This happens all the time in real life. For an extreme example, take the newspaper stories last winter about the seemingly normal Midwestern family that had kept the mummified corpse of the father in a chair for eight years, bringing it up to the table, talking to it, ministering it.
What is really "there," in other words, has less effect on human beings than what they think is there. Or what they have found it to their interests to think is there. An agreed-upon "as if" can become a fact.
We have all known men who talked to their dogs. Henry's character merely takes the tendency one step further, by inventing the dog. Abatemarco and Colton abet his fantasy, feeling that Kingfish will be easy enough to put to sleep once Henry is out of the way, which doesn't seem far off, considering the state of his health.
But then Henry, a born bachelor (homosexual, in fact), decides to start a family. He will adopt "sons." Now it's one "as-if" against another. Which fiction will win? Seemingly, the violent one. Grrrrr.
Another playwright would have left Henry back where he started, but even more sunk in his solipsism. Meyer leaves us feeling oddly hopeful about him. His pretending has brought him some actual adventures, some actual human contact. His blood is going again. He may be on his way to becoming his own man.
It's even possible that he always was his own man. Note his first name. Wylie.
His journey is easier to trace in the script than in the production. Director Schweizer has imposed a certain flatness on the show. It's as if all the lines were being read with quotation marks around them, so lightly observed that they are only just felt. Another convention is that of having the stage directions (some of them) read from above by Schweizer.
A real dramatic event is going on, but it's going on within a central space, with all kinds of controls around it. All of this cools the temperature of the story by several degrees, adding wit, subtracting emotional involvement--a 1980s equivalent of Brecht's famed and often misused "alienation" effect.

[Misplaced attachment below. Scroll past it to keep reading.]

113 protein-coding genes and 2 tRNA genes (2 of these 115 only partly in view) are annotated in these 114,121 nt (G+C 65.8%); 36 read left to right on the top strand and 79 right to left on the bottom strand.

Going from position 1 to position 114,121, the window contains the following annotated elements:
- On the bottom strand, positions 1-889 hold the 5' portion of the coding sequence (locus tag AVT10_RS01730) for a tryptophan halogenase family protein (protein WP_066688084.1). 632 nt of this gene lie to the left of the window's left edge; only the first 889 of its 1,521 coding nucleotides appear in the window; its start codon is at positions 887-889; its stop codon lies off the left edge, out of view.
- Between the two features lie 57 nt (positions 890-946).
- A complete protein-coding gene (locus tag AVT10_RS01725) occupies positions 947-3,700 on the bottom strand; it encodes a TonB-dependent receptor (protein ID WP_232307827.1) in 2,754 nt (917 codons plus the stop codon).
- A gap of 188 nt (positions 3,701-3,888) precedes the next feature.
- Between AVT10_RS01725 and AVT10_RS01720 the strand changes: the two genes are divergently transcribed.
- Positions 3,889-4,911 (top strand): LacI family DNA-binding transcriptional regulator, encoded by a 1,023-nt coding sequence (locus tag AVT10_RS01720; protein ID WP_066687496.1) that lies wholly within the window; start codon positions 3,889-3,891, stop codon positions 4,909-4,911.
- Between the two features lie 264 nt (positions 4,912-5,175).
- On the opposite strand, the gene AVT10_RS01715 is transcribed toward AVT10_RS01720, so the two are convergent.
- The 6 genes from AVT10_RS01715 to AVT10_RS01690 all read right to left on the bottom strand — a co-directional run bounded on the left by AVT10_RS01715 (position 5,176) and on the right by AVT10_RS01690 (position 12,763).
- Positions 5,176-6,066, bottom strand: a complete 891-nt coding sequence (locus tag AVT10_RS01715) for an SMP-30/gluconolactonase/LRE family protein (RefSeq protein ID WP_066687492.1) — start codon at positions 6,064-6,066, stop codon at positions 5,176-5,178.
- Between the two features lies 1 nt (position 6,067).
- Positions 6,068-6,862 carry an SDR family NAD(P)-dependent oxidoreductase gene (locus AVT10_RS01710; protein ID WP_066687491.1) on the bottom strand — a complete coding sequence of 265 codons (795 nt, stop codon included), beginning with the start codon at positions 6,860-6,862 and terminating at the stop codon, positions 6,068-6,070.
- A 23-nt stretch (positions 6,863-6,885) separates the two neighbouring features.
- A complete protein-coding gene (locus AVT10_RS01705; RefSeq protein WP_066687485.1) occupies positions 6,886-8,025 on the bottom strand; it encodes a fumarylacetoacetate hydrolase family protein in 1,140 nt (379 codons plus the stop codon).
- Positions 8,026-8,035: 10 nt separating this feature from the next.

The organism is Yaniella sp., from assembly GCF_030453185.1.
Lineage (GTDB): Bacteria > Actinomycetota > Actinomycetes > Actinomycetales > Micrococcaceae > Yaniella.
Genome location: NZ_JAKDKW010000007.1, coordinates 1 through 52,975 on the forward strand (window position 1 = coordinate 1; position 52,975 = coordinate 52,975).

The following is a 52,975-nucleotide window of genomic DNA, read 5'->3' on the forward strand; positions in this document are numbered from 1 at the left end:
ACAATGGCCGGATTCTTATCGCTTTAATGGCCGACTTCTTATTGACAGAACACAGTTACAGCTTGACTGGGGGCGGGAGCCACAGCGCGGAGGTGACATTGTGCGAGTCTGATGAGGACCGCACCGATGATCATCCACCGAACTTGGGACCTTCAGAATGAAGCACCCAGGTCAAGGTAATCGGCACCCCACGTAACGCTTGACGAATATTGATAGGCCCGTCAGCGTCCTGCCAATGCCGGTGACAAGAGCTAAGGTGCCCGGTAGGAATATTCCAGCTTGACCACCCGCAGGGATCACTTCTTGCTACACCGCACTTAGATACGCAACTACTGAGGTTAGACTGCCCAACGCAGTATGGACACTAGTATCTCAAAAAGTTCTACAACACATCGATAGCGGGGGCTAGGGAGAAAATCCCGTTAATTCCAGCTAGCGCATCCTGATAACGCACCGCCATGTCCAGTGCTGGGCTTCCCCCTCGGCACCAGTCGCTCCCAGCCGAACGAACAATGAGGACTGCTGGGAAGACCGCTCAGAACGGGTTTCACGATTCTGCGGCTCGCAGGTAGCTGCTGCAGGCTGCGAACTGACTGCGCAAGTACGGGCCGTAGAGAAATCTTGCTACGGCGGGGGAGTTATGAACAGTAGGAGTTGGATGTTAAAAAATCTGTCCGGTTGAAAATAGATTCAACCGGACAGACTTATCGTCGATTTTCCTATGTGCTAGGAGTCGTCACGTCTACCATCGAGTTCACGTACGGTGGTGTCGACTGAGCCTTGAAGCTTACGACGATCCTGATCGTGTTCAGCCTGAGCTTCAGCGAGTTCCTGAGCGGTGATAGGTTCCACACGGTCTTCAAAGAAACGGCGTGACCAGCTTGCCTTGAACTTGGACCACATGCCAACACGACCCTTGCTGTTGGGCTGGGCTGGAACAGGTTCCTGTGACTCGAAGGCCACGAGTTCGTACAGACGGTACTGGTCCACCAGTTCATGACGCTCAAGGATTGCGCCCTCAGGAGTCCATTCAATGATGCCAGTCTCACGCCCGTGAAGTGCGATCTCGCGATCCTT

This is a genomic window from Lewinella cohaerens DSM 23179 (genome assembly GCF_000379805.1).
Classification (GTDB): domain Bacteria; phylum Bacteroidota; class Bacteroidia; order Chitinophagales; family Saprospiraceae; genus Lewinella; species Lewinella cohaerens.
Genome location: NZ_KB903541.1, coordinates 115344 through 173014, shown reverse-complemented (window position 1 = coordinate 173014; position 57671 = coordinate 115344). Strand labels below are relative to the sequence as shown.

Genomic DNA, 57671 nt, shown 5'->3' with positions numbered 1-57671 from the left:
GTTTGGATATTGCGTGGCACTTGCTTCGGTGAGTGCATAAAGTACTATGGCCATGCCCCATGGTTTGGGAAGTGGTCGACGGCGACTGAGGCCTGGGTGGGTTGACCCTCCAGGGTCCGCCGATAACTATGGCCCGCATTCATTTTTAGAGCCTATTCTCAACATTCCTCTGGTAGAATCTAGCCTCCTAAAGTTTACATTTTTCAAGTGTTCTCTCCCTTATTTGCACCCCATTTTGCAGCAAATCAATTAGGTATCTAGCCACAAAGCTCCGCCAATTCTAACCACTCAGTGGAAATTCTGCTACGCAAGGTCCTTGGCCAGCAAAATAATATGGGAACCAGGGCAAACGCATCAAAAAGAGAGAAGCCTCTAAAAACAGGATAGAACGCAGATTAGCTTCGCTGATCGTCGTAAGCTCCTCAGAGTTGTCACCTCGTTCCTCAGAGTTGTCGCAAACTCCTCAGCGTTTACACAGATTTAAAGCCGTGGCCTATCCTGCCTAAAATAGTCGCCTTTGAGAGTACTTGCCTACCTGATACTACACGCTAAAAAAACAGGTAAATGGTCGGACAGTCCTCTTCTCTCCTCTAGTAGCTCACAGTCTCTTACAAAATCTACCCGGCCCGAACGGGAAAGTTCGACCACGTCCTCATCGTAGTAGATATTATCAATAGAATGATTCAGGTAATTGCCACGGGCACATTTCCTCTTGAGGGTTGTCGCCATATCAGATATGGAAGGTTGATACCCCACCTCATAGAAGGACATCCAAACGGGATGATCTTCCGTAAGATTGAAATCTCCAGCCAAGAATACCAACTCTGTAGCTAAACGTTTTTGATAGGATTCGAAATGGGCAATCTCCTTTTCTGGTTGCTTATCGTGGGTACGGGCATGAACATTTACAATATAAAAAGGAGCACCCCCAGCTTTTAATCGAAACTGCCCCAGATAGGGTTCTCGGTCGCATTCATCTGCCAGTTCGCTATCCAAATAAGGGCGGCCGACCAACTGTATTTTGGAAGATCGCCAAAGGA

It's precisely right for this play, and it doesn't discourage Schweizer's actors. They are free, within their cage, to do their thing. And this cast happens to include some of the most technically accomplished players in town. Colton may specialize in poor-little-fat-girls, but her voice is as focused as a laser, and her nurse is hapless, lethal and funny.
Anderson's CIA agent tries to walk around like John Wayne, but is deeply aware that he hasn't got the chaps, and again you don't know whether to laugh or to feel something for the guy.
Butrick's tacky hustler has the gift of all great excuse-mongers: He believes his own fabrications. (Ironic that this is the play's truth teller.) Henry sees how pathetic this kid is, but also sees how pathetic he himself is. It's a love story, of sorts.
Going along with the events in the frame, we can also enjoy the conceptualizing around the frame: the supercilious way that Schweizer reads the stage directions; the annoyed way that Colton looks up at the bridge when she has to make her final exit. I wasn't finished!
Everything's very tightly controlled, including the playing field. Douglas D. Smith's set is bare as a blackboard, with an occasional projection (by Smith and Bradford Fowler) when Wylie's living room needs a piece of furniture or an Oriental rug. Flick, and it disappears. But "Kingfish" stays with you.